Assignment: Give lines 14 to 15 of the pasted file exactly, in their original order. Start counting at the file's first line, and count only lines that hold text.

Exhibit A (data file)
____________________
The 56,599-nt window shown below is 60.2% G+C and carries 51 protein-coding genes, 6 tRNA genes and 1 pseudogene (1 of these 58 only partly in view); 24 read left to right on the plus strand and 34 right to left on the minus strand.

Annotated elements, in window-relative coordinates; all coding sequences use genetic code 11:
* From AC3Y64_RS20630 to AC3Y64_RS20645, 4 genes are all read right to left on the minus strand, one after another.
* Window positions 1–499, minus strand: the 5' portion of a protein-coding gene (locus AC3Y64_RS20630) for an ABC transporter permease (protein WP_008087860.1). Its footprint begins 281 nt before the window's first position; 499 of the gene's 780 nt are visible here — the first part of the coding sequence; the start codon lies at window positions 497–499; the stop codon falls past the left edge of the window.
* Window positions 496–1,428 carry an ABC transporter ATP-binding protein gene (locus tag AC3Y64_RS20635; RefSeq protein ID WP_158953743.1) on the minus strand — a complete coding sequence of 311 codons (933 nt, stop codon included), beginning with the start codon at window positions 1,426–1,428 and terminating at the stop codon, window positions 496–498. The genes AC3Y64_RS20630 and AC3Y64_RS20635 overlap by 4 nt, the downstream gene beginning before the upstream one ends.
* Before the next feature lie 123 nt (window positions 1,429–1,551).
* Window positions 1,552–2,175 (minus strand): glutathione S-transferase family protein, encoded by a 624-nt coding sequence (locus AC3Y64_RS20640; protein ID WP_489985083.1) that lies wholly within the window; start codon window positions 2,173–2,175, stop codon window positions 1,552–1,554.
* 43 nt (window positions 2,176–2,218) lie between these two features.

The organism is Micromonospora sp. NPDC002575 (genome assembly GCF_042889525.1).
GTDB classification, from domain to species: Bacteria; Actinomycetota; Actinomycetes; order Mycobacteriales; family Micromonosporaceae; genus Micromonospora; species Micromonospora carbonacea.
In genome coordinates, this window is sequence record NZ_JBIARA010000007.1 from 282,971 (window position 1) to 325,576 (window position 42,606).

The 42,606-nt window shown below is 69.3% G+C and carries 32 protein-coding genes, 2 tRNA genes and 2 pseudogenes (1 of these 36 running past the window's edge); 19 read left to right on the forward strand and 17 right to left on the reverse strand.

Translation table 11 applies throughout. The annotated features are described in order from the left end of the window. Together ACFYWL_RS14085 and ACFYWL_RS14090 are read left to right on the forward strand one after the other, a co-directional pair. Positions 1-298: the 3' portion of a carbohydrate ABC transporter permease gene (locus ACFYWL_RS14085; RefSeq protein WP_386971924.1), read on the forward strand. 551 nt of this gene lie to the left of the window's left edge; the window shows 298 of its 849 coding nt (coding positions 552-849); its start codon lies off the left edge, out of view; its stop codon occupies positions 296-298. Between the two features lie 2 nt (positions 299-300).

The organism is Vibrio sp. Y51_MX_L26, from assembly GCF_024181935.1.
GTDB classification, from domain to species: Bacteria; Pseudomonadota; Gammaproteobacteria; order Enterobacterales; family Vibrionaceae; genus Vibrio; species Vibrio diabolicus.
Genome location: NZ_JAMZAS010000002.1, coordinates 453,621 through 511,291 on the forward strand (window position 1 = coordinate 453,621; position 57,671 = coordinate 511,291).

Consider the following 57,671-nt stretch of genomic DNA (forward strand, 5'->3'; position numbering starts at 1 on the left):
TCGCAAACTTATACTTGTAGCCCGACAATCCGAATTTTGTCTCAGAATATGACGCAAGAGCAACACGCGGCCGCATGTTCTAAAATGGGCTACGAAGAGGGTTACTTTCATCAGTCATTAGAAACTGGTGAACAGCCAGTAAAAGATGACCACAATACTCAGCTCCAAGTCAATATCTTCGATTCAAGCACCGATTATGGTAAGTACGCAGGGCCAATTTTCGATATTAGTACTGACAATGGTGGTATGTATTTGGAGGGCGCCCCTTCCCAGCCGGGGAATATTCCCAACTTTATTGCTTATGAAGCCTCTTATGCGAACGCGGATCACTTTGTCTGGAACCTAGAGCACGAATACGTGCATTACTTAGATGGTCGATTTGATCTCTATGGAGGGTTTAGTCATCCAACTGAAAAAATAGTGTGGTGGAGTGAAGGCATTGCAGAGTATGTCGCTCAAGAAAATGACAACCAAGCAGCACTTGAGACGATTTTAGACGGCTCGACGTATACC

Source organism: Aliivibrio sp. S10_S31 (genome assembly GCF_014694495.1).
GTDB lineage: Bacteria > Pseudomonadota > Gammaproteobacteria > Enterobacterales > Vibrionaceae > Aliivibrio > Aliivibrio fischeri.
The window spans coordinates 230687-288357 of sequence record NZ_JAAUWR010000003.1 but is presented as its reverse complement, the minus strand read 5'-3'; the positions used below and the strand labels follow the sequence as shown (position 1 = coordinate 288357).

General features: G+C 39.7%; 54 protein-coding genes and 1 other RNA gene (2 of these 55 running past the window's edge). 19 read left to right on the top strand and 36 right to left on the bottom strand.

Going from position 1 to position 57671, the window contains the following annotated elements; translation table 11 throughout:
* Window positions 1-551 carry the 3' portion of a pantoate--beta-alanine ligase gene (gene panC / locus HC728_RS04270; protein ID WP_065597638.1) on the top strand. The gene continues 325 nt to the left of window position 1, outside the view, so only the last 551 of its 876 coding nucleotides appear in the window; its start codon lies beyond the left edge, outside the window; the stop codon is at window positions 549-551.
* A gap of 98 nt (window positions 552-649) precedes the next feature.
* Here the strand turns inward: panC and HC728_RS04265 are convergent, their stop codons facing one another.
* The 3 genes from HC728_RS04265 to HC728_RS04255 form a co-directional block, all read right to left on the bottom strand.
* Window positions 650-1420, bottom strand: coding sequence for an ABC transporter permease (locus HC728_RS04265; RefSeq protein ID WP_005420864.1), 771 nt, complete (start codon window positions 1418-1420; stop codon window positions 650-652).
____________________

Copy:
The organism is Vibrio sp. Y51_MX_L26, from assembly GCF_024181935.1.
GTDB classification, from domain to species: Bacteria; Pseudomonadota; Gammaproteobacteria; order Enterobacterales; family Vibrionaceae; genus Vibrio; species Vibrio diabolicus.